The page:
About Open Hardware
What is Do it Yourself, Open Hardware and Open Source Hardware?
Do it Yourself refers to the handicraft production of products by private individuals or smaller groups, usually without a commercial background.
The term "open (source) hardware" is based on the term "open (source) software" and refers to technical developments and inventions that are not protected by companies through patents or other protective rights. The developers are often individuals, non-profit organizations, or small businesses who make their knowledge freely available to others.
Open hardware and open-source hardware are often used as synonyms, although open-source hardware usually uses stricter criteria. According to the Open Source Hardware Association (OSHWA) definition, open-source hardware (OSH) is "hardware whose blueprints have been made publicly available so that anyone can study, modify, redistribute, and make and sell it and hardware based on it".
The four essential requirements for open-source hardware are:
- Use: Anyone can use it
- Understand: All the important information to be able to understand it must be available.
- Distribute: Anyone can distribute it
- Improve: Anyone can improve it
In order to fulfill these requirements, complete technical documentation is necessary, because without it, points 2-4 cannot be fulfilled. The technical documentation usually consists of:
- CAD files
- Technical drawings, e.g. in PDF format
- Parts lists
- Optional: Documentation of electrical and electronic components
- Optional: software
Open source hardware compared to open source software
In open-source software projects, the product and the documentation are identical: the program code is both the end product and the common international language for documentation and communication between developers. The documentation requires only a minor additional investment of time. This is why a large worldwide community has developed in a relatively short time and why open source software is also very successful from an economic point of view.
In open-source hardware projects, product and documentation are two different things: The realization of an open-source hardware project requires craftsmanship, material input, and a workshop. The documentation of an open-source hardware project requires a CAD workstation as well as knowledge and experience in CAD systems. However, only a small proportion of OSH developers have the knowledge and experience of the latter, even these often cannot afford the relatively high additional workload for clean documentation.
This is an important reason why open-source hardware, in contrast to open source software, does not (yet) play a really relevant role socially and economically.
Significance of open source software
Open-source software now dominates many market segments, such as:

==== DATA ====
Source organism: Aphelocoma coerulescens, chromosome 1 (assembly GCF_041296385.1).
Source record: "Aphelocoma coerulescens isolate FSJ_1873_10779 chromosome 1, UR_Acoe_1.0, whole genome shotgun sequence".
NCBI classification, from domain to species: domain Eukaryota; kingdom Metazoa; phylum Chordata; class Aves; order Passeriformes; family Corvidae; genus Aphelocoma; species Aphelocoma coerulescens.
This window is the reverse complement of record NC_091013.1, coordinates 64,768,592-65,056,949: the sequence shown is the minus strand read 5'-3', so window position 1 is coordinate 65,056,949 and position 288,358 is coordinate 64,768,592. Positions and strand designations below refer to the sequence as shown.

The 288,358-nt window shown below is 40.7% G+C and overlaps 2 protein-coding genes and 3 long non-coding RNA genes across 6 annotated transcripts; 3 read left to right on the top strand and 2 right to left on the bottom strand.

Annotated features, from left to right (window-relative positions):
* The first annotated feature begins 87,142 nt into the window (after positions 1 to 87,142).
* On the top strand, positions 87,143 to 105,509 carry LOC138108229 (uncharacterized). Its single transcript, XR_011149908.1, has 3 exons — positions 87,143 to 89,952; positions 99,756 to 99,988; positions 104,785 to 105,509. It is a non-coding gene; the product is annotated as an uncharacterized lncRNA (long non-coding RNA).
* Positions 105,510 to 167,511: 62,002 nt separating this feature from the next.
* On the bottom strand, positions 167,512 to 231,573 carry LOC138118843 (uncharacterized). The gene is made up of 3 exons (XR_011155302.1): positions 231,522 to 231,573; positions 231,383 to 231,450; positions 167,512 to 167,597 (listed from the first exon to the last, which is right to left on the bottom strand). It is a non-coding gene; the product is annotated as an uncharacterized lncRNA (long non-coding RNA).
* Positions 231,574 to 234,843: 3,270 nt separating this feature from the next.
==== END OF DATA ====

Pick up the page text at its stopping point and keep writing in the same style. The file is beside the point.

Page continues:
- Apache for web servers
- Linux with its distributions as server operating systems
- WordPress as CMS and for blogs
- The CMS classics Typo3, Drupal, and Joomla
- PHP as a programming language for web servers
- etc. etc.
Significance of open source hardware
In contrast, open-source hardware has only a few "lighthouse projects", which have virtually no influence on society as a whole, for example
- 3D printers such as RepRap
- Laser Cutter Lasersaur
- Tabby OSVehicle
- Prosthetic Hands by OpenBionics'
There are a few important reasons for this.
What are the problems of Open Source Hardware?
There are several reasons for the lack of importance of open source hardware:
Problem 1: Documentation
Most open-source hardware or DIY projects are not documented at all or documented incompletely. A complete documentation of a technical solution includes e.g. CAD files, technical drawings, parts lists etc. The creation of these documents is time-consuming and sometimes also requires specialised knowledge, for example in CAD systems. Therefore, it is often neglected in non-commercial projects. However, a lack of documentation means that the projects can neither be used by others, nor copied, nor further developed. There are no synergy effects, the different developments cannot be networked or build on each other.
Problem 2: Licensing and copyright
The number of Do it Yourself projects exceeds the number of Open Hardware projects many fold. Many good projects are not published under free licenses that allow other people to use and develop the projects freely.
Problem 3: Publicity:
OSH and DIY projects are often published on small unknown websites in only one language. For those interested in searching in other languages, those projects are untraceable, also because sometimes inappropriate search terms are used. As a result, they are often only found by a small part of the potentially interested network.